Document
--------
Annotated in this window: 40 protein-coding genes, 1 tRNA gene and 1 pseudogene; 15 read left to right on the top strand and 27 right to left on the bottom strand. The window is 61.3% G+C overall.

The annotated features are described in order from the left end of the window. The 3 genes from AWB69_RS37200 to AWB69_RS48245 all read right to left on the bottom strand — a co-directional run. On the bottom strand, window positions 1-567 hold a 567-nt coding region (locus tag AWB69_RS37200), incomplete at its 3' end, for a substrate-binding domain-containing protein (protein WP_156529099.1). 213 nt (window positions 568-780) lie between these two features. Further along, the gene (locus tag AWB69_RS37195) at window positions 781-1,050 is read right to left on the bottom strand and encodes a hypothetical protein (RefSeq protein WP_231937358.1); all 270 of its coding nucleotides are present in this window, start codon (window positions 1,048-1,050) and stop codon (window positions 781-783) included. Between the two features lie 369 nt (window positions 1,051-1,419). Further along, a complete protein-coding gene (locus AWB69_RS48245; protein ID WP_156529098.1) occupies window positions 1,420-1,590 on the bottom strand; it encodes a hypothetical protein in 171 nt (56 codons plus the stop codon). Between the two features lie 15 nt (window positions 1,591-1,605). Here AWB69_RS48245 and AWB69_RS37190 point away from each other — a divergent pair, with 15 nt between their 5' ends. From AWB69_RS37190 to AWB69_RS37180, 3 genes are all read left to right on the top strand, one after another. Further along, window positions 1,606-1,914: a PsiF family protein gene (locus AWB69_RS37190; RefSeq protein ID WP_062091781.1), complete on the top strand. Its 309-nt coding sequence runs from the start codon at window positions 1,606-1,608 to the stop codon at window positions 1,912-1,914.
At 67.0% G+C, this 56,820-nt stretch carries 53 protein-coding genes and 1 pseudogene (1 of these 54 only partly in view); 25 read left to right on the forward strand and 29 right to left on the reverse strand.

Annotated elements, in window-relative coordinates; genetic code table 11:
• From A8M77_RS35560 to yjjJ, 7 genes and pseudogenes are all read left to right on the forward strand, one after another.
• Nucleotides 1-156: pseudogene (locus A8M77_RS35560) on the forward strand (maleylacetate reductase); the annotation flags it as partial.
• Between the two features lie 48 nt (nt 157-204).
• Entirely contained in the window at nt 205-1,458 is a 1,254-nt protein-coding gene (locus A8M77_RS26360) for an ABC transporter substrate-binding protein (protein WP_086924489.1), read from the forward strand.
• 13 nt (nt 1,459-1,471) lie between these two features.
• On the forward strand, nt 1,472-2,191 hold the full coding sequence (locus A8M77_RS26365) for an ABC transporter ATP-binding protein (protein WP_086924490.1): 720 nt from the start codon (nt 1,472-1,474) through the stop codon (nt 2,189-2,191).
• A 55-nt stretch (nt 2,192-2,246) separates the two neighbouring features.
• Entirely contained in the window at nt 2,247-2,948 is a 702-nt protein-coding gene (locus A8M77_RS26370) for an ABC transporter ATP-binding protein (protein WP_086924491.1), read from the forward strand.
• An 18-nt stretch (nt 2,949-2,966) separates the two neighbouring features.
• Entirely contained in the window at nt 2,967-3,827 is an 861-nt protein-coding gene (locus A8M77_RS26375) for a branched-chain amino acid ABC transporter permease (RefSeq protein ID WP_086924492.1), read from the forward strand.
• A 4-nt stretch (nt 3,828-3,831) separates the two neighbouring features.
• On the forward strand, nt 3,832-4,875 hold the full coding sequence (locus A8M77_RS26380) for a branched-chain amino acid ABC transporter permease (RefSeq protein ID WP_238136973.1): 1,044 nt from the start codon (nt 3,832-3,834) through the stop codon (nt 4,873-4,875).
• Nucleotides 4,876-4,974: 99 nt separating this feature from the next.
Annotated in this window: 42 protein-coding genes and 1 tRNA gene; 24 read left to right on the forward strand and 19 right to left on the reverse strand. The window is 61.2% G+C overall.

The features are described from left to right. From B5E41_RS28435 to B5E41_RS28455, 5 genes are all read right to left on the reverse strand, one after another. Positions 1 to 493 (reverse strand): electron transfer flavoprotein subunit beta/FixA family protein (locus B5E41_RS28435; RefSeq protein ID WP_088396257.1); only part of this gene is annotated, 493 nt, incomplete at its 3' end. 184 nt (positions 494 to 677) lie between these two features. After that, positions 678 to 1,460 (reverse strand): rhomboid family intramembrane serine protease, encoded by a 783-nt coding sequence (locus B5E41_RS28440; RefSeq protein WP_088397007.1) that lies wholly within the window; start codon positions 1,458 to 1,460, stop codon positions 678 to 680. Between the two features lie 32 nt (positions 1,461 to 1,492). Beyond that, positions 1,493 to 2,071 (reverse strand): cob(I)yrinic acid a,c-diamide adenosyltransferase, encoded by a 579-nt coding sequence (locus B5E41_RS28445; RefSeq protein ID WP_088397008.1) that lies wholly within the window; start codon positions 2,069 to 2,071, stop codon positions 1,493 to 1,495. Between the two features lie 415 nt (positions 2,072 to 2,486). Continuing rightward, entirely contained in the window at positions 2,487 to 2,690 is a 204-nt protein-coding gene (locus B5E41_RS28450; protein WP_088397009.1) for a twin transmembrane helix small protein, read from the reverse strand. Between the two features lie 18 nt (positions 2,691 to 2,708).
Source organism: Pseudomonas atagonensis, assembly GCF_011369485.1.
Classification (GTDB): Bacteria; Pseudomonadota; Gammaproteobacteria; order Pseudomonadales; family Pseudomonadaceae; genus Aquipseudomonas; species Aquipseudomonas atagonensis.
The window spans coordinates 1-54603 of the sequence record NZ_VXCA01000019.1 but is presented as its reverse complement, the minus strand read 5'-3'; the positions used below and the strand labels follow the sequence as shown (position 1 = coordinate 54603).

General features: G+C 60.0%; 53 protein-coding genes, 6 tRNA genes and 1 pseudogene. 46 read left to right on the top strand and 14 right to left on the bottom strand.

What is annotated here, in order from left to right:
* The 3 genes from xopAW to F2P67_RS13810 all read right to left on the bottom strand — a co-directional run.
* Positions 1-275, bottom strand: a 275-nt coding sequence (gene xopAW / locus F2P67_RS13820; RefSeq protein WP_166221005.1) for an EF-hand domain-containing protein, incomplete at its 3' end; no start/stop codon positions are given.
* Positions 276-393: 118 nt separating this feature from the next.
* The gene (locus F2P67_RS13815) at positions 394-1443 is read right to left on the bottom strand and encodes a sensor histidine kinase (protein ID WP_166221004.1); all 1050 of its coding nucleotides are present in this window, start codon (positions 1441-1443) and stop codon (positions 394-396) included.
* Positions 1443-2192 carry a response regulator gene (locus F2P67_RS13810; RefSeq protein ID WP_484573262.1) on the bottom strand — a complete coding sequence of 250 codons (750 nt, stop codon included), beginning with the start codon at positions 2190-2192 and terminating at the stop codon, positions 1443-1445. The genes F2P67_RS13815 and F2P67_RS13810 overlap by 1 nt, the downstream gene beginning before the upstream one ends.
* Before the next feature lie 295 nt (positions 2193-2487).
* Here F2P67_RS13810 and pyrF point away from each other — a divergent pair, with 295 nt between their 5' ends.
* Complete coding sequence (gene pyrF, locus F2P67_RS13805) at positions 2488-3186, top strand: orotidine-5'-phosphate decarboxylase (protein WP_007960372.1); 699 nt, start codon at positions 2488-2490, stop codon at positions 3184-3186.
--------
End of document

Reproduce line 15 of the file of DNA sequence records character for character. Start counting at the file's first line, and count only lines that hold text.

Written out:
• A 4-nt stretch (nt 3,828-3,831) separates the two neighbouring features.